57. How Should You Prepare for a Hearing?

If DUA has already scheduled a hearing, you may have to act quickly to prepare, as postponements are often difficult to obtain, even if the time period stated on the notice of hearing for requesting a postponement has not yet expired. DUA’s Hearings Department may reject postponements for some conflicting engagements of the claimant and her representative, although consideration is given if the failure to postpone will cause a hardship. DUA regulations require that the Notice of Hearing be posted online and mailed to the claimant and to his authorized representative, at least 10 days before the hearing. 430 CMR 4.11 (regulation promulgated in response to Bocchino v. Demong, Dir. of the Div. of Emp't Sec., Suffolk Superior Court CA 78731 (circa 1980)(challenging the inadequacy of short hearing notices).

The standard notice of hearing simply replicates the technical language of the UI statute and states almost every possible separation issue that could arise at the hearing, including voluntary quit, leaving for urgent and compelling personal reasons, deliberate misconduct, and rule violation. It also states that “able and available” may be an issue to be determined at the hearing. The notice departs from the federal Department of Labor guidelines.  See ET Handbook No. 382, Handbook for Measuring UI Lower Authority Appeals Quality, 3rd edition, 2011 at 63, available at https://wdr.doleta.gov/directives/corr_doc.cfm?DOCN=3049. Also, a due process notice issue is raised whenever the review examiner delves into issues other than the separation issue that is the subject of the appeal. Additionally, a due process challenge may lie where a pro se claimant is not sufficiently apprised about what issue will be heard at the hearing as a result of the notice’s technical language.

For proper representation, plan on at least three meetings with the claimant: the first to allow ample time to hear the story, the second to prepare the client’s direct examination and to do a mock cross‑examination, and a final meeting before the hearing to review the direct. Always remind your client that a photo ID is required otherwise your client will not be able to enter DUA (nor will you without your ID) and your client may be defaulted if more than 10 minutes late. (See Appendix H for a checklist of steps to prepare a UI case.)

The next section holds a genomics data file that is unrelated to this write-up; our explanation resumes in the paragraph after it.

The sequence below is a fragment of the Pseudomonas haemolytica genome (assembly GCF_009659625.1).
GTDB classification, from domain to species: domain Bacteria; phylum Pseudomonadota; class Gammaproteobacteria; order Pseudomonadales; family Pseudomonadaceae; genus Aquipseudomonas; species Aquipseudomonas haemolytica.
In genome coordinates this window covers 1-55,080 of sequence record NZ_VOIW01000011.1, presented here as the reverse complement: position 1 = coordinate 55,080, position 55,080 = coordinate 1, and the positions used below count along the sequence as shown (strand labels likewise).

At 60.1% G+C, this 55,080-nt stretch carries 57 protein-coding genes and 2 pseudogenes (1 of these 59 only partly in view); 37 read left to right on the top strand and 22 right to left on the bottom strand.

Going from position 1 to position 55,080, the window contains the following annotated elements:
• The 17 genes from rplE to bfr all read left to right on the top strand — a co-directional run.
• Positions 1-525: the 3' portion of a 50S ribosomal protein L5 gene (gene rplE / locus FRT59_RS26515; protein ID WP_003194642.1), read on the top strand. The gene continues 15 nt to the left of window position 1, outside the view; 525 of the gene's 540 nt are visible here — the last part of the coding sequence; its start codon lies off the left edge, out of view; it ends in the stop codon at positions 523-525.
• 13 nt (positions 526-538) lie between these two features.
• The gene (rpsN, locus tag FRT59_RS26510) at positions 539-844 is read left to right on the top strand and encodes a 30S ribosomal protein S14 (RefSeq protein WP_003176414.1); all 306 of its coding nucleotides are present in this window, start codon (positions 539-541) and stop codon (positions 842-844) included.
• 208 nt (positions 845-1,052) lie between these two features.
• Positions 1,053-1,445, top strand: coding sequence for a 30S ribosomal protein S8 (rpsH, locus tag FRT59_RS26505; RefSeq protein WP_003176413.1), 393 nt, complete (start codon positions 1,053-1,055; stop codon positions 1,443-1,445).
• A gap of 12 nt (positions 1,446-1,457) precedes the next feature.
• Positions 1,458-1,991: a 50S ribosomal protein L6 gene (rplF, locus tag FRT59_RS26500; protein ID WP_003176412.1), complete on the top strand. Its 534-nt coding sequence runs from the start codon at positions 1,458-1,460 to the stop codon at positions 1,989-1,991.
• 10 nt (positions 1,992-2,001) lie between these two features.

Other initial actions include:

  • getting the client’s Social Security number, DUA Docket No., and Issue ID No.;
  • obtaining all facts from the client about the separation, stressing the importance of knowing any harmful facts, prior warnings, witnesses to events, and so forth;
  • getting the employer’s and witnesses’ names, addresses, and phone numbers;
  • finding out everything about the place of work—the chain of command, the way information is communicated, the nature of working relationships, and the details of the job;
  • having the client sign releases for access to DUA case files, personnel files, medical documents if necessary, and information in other forums;
  • requesting a client to provide a copy of documents on her online file, or reviewing the documents at the computer with a client when the client is in your office. To view appeal case documents on UI Online:
    1. click View and Maintain Account Information;
    2. click Monetary and Issue Summary;
    3. click the applicable link on the Monetary and Issue Summary page;
    4. at the bottom of the Monetary Determination (or Eligibility Determination) page, select View Appeal Case Documents and click Next;
    5. the Appeal Case Folder page displays.

View a PDF version of any case document by clicking its Title link. (Although DUA has long committed to providing claimant advocates with a separate portal to review claimants’ information with their permission, this change has yet to happen (this opportunity is already available to employer agents and greatly facilitates representation);

  • obtaining and reviewing all relevant documents and materials your client may have from the job and from your clients' hearing file at DUA; and
  • determining whether it is strategically wise to contact the employer to obtain the employee’s personnel and other records; or, alternatively, to ask your client to retrieve personnel records and other records from the employer.

Advocacy Tip for Separation Cases

Follow the steps outlined in Appendix H. By the time of the hearing, you and your client should be able to summarize in a concise manner why your client is eligible for UI. You should know the theory of your case, the facts that support your theory, and how to address any facts that may not support the theory. The majority of UI hearings are scheduled for one hour. You need to prepare your client to tell their story in as concise a manner as possible, with a laser focus on those facts that are relevant in light of the statutory requirements described throughout this Guide. Simply put, your client’s story must explain the reason for separation and must demonstrate why, under Massachusetts UI law, the separation qualifies your client for UI benefits.